WASHINGTON -- Eastern Kentucky coal country is filled with people competing for nonexistent jobs, tied to the area by family and unable to sell their homes even if they want to leave.
People such as 50-year-old Frank Dixon, who was laid off from a coal mine right before Christmas. He has a son in college, another in high school and a mother in failing health. Dixon has worked in the coal industry since he was 21 years old, and hes struggling to figure out how to make a living.
Ive been looking for a job. But there are so many miners laid off in this area that wherever you go theres already been 20 or 25 other people there looking for the same job, or for any job, Dixon said.
While Dixon and thousands of others in the United States have lost their jobs, coal is booming in the rest of the world. The International Energy Agencys latest report forecasts that coal will become the worlds dominant fuel, with global burning of the fossil fuel rising by 1.2 billion tons over the next four years.
Thats the equivalent of adding the existing coal consumption of the U.S. and Russia combined. The agencys executive director, Maria van der Hoeven, said coal made up a greater share of the global energy mix every year. If no changes are made to current policies, coal will catch oil within a decade," van der Hoeven said.
The agency says Americas glut of cleaner, cheap natural gas is pushing out the use of coal in the United States. It considers that a good thing, saying that the rest of the world should learn from the American experience of how to reduce coal use and lower the carbon emissions blamed for global warming.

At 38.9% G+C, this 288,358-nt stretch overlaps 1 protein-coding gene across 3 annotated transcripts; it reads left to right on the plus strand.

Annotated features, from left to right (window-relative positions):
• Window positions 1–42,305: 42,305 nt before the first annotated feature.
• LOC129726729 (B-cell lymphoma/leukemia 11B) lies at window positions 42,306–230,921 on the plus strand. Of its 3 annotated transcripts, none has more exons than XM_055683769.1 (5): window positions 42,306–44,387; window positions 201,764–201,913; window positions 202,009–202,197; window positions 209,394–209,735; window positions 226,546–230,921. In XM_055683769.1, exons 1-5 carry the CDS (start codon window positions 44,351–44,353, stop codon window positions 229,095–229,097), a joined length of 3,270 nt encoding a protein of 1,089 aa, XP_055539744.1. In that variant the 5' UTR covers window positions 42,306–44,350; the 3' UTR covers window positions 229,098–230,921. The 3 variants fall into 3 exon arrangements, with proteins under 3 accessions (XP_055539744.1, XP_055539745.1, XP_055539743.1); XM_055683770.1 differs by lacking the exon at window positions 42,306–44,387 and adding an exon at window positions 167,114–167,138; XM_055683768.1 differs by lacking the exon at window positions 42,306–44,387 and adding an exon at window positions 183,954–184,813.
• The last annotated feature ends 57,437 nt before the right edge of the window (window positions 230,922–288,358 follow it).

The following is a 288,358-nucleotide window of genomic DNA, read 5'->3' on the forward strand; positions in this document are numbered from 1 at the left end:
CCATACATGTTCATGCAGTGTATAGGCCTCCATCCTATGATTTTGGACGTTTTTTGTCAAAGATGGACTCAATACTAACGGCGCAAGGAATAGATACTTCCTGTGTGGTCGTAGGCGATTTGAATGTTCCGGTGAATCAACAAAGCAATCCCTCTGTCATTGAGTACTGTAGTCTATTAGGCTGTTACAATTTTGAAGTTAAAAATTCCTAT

Europe, China and other regions should take note, van der Hoeven concluded.
The agency expects that coal demand will grow in every region of the world except the United States. There were an estimated 2,000 layoffs last year in the mountainous coal counties of Eastern Kentucky. The U.S. Energy Information Administration forecasts that coal production in that region will be half as much in 2018 as it was in 2010.
Some Eastern Kentucky counties already have unemployment rates of 13.5 to 17 percent and are bracing for an expected continued decline in coal jobs. The loss of tax revenue from coal production is creating million-dollar budget shortfalls for county governments struggling to pay their bills.
Coal-burning power plants are closing or switching to natural gas. Even the Big Sandy electric power plant, in the heart of Kentuckys coal country, plans to shut its coal-burning boilers rather than retrofit the plant to meet environmental regulations. The Sierra Club counts 54 coal plants that closed or announced plans to close in 2012, and 11 more in just the first month of this year, reacting to the nations natural gas boom and tighter environmental regulations.
That leaves 384 coal-burning power plants in the United States, according to the Sierra Club, down from 521 the group tallied at the beginning of 2010. Coal accounted for more than half of Americas power generation four years ago and is now down to about a third, similar to the amount that natural gas fuels.
At the same time, coal is on the rise globally. Even Europe, which touts green energy initiatives, is increasingly burning coal because its cheaper than available alternatives and because of a distaste for nuclear power in the wake of Japans 2011 Fukushima disaster. Most American coal exports are going to Europe.